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emotional fitness

Find your happy place, just not that place. image via

Does a gym help emotional fitness?

The gym rat with the gallon jug, pill pack, and headband, don’t workout for emotional fitness .

The only way they’d focus on emotional fitness is if they could see it in a mirror with a pulsating vein.

Gym regret is a sign of good gym emotional fitness, like:

“I used to be one of them, big and strong and judged. You know what it got me? I helped a lot of people move, lost IQ points with every new person I met, and now sore joints.”

What do you tell such a person? Start with fitness.

You go to the gym on a regular schedule to gain more energy for the rest of your life.

It’s not about shaving your body bare and drooped shorts on the stair stepper, any more than it’s thong-wear in the dance studio.

It’s about get up and move.

The point of gym time is exertion and rest, push and pull, squeeze and release.

The best gym advice I ever heard was, “You need to get into the muscle before you get into the weight.”

If you’re one of the confused crowd who considers arm curls a workout foundation, it goes like this: drop your shoulder, squeeze the hell out of a light weight, and do a repetition; do a set of 10-12.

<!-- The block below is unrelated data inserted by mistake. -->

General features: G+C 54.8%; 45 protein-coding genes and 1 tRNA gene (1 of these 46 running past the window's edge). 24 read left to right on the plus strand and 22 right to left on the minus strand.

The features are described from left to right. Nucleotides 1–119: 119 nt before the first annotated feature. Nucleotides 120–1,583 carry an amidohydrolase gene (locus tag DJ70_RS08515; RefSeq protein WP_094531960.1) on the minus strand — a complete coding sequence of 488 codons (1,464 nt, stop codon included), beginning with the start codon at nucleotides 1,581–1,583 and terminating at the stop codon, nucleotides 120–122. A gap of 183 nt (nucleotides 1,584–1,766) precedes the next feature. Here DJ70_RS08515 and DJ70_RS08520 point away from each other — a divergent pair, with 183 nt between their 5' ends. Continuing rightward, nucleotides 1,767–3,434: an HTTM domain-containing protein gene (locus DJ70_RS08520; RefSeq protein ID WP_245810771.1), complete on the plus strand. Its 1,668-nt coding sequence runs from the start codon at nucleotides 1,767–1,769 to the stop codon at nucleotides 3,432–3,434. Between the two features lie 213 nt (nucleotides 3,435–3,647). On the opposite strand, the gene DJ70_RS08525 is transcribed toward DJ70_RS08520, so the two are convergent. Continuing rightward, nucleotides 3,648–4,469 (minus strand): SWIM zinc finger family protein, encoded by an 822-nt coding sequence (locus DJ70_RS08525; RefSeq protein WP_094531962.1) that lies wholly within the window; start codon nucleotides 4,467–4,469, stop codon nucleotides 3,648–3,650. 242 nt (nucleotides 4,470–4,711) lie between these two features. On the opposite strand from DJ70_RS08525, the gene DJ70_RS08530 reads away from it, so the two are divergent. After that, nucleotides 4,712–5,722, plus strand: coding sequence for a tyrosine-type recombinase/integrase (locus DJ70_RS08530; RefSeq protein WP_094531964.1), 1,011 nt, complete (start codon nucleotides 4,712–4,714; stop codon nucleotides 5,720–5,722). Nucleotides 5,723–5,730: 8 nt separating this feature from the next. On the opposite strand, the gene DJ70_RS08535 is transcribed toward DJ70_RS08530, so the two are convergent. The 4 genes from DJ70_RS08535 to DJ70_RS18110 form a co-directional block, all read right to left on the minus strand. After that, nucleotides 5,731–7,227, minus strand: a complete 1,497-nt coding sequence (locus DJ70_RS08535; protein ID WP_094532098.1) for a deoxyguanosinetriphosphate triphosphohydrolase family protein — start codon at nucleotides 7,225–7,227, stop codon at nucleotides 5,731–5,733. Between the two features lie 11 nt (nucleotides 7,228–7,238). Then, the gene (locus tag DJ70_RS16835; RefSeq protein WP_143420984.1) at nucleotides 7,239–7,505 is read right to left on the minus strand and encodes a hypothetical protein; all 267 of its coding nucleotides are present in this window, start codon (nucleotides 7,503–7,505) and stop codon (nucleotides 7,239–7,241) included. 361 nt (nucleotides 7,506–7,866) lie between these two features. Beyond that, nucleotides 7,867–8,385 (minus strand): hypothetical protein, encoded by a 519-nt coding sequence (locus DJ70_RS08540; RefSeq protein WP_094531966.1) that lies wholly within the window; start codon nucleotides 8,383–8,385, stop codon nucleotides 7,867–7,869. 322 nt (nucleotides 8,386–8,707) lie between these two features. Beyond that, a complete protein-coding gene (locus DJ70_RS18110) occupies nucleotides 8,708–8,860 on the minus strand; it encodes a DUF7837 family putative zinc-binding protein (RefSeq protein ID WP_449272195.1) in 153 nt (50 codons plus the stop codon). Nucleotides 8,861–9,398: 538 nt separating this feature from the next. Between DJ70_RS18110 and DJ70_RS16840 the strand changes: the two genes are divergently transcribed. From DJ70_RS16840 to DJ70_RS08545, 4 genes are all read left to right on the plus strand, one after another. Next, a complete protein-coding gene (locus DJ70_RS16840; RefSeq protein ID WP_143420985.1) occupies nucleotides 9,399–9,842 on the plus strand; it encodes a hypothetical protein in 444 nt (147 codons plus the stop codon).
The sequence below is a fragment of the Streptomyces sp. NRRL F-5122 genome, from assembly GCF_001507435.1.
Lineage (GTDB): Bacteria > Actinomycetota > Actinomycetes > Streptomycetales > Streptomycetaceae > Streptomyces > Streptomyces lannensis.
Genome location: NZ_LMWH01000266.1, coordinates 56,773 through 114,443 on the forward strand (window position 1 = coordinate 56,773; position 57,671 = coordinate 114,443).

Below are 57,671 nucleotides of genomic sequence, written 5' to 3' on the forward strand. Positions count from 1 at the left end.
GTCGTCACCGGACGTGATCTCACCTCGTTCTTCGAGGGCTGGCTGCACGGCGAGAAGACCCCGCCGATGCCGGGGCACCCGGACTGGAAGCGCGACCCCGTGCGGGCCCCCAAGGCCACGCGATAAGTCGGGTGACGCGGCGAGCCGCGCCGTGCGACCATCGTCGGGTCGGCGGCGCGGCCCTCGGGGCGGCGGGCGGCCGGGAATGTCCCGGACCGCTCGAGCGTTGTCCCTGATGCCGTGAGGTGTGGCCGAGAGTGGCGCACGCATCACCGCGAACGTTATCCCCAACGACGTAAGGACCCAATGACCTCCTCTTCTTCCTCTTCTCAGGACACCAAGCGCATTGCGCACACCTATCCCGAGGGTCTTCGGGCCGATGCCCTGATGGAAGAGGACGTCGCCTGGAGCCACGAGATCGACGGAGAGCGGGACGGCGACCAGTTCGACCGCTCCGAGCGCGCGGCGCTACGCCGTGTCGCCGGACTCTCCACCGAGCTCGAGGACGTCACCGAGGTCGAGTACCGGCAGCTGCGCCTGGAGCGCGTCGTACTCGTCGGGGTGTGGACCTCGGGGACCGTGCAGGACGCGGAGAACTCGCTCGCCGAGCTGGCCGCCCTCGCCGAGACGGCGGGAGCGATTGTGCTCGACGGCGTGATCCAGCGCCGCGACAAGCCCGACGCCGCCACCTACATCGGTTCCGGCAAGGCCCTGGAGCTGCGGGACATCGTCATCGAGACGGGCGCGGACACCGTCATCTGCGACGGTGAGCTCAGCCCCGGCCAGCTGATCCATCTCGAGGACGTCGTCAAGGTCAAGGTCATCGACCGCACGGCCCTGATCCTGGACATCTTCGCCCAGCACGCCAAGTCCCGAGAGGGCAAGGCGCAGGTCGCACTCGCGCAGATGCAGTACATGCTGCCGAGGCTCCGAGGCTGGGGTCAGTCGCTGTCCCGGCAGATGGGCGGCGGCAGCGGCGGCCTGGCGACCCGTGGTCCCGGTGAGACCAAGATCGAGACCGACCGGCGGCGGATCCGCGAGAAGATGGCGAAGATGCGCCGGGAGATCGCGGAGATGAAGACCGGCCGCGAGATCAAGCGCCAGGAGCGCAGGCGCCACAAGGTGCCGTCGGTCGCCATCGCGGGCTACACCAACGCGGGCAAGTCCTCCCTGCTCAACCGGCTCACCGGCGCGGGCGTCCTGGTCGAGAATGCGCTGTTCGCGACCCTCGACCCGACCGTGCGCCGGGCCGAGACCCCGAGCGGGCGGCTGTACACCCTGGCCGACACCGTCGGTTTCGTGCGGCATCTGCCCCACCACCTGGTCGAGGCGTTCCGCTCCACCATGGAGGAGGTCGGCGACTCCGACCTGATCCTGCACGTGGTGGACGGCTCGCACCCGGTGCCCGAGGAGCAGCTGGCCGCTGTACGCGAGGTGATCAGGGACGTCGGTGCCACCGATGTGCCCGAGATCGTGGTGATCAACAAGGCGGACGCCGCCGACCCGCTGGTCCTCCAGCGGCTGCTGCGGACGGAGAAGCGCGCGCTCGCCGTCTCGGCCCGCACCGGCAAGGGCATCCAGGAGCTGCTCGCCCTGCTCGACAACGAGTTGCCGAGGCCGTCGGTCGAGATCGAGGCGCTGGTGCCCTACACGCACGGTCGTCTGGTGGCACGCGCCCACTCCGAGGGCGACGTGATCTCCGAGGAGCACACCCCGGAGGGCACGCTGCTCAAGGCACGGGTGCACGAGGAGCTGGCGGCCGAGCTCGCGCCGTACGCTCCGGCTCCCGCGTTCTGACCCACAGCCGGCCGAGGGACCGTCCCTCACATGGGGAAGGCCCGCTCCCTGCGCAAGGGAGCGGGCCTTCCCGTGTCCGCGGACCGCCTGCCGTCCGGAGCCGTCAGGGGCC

Your arm will feel different because you’re isolating your bicep more than you ever have.

Get used to the muscle part, then add weight, and eventually you’ll have that muscle pop up on on your bicep muscle that makes strangers think you’re one of the brain dead human burros waiting for a load.

The true gym rat takes a different path that may or may not include muscle on muscle.

Their path taps into emotional fitness.

Research suggests our brains improve through complicated movement, like standing on one foot while you do curls, if curls are a big part of your life.

It’s something about developing and connecting neurons, creating a better brain, being a better person, even if you can rip a beer can in half.

The best of the best in the gym use body weight exercises, like some kind of tension yoga.

The next time in the gym look for people who move from one stage of their workout to the next, ignoring the clatter and commotion of the crowd.

It doesn’t matter what you wear, whether it’s biking shorts with the big load pad for hard seat spin class, or girl’s team volleyball shorts; whether you wear an Elvis inspired spanks top, or tube top.

Emotional fitness fits in every rig.

If a creepy gym member keeps showing up next to you, emotional fitness means developing a blank spot for them, like Photo Shop.

If you scrape your hand and someone brings you a band aide, just say thanks.

Your emotional fitness helps you find allies, inspirations for showing up and competing in the gym.

Keep your allies close. They care about you.

And they might even give you a spot when you need one.

Everyone needs a spotter now and then, especially one with emotional fitness who won’t leave you stranded.

About David Gillaspie
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